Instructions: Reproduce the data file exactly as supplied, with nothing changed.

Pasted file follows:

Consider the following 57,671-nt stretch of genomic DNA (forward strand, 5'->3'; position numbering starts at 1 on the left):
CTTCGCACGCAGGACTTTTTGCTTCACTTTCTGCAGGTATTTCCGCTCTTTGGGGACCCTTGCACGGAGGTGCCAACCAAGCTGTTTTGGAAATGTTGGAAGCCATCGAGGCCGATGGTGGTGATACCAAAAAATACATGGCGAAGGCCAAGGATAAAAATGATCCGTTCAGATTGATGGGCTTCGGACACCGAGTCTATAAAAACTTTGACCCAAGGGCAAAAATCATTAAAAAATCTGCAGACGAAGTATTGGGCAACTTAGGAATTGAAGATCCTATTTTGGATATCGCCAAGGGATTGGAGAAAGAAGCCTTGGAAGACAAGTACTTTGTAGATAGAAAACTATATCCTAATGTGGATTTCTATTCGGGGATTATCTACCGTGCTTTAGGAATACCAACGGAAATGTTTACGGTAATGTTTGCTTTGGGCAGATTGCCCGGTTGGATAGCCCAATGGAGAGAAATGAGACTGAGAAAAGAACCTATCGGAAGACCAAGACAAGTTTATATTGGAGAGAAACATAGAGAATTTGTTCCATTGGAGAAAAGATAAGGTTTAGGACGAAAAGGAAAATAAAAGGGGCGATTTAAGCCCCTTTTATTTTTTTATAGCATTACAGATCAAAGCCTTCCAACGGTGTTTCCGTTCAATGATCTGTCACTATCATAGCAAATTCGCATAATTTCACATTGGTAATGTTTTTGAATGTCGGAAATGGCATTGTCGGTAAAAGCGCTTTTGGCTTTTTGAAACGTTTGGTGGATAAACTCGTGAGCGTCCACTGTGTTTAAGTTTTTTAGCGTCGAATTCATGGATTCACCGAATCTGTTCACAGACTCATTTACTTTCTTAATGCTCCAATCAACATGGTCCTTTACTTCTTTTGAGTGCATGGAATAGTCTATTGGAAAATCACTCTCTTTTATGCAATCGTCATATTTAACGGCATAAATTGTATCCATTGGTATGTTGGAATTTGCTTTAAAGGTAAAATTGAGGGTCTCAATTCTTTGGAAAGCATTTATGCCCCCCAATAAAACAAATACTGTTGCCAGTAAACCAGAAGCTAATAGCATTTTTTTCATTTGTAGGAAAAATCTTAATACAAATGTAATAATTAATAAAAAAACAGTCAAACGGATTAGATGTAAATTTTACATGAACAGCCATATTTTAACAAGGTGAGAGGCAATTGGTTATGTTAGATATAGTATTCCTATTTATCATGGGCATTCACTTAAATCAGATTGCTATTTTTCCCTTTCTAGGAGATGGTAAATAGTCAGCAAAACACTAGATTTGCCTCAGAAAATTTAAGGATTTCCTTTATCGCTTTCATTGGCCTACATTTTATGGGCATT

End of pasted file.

Consider the following 57,671-nt stretch of genomic DNA (forward strand, 5'->3'; position numbering starts at 1 on the left):
CTTCGCACGCAGGACTTTTTGCTTCACTTTCTGCAGGTATTTCCGCTCTTTGGGGACCCTTGCACGGAGGTGCCAACCAAGCTGTTTTGGAAATGTTGGAAGCCATCGAGGCCGATGGTGGTGATACCAAAAAATACATGGCGAAGGCCAAGGATAAAAATGATCCGTTCAGATTGATGGGCTTCGGACACCGAGTCTATAAAAACTTTGACCCAAGGGCAAAAATCATTAAAAAATCTGCAGACGAAGTATTGGGCAACTTAGGAATTGAAGATCCTATTTTGGATATCGCCAAGGGATTGGAGAAAGAAGCCTTGGAAGACAAGTACTTTGTAGATAGAAAACTATATCCTAATGTGGATTTCTATTCGGGGATTATCTACCGTGCTTTAGGAATACCAACGGAAATGTTTACGGTAATGTTTGCTTTGGGCAGATTGCCCGGTTGGATAGCCCAATGGAGAGAAATGAGACTGAGAAAAGAACCTATCGGAAGACCAAGACAAGTTTATATTGGAGAGAAACATAGAGAATTTGTTCCATTGGAGAAAAGATAAGGTTTAGGACGAAAAGGAAAATAAAAGGGGCGATTTAAGCCCCTTTTATTTTTTTATAGCATTACAGATCAAAGCCTTCCAACGGTGTTTCCGTTCAATGATCTGTCACTATCATAGCAAATTCGCATAATTTCACATTGGTAATGTTTTTGAATGTCGGAAATGGCATTGTCGGTAAAAGCGCTTTTGGCTTTTTGAAACGTTTGGTGGATAAACTCGTGAGCGTCCACTGTGTTTAAGTTTTTTAGCGTCGAATTCATGGATTCACCGAATCTGTTCACAGACTCATTTACTTTCTTAATGCTCCAATCAACATGGTCCTTTACTTCTTTTGAGTGCATGGAATAGTCTATTGGAAAATCACTCTCTTTTATGCAATCGTCATATTTAACGGCATAAATTGTATCCATTGGTATGTTGGAATTTGCTTTAAAGGTAAAATTGAGGGTCTCAATTCTTTGGAAAGCATTTATGCCCCCCAATAAAACAAATACTGTTGCCAGTAAACCAGAAGCTAATAGCATTTTTTTCATTTGTAGGAAAAATCTTAATACAAATGTAATAATTAATAAAAAAACAGTCAAACGGATTAGATGTAAATTTTACATGAACAGCCATATTTTAACAAGGTGAGAGGCAATTGGTTATGTTAGATATAGTATTCCTATTTATCATGGGCATTCACTTAAATCAGATTGCTATTTTTCCCTTTCTAGGAGATGGTAAATAGTCAGCAAAACACTAGATTTGCCTCAGAAAATTTAAGGATTTCCTTTATCGCTTTCATTGGCCTACATTTTATGGGCATT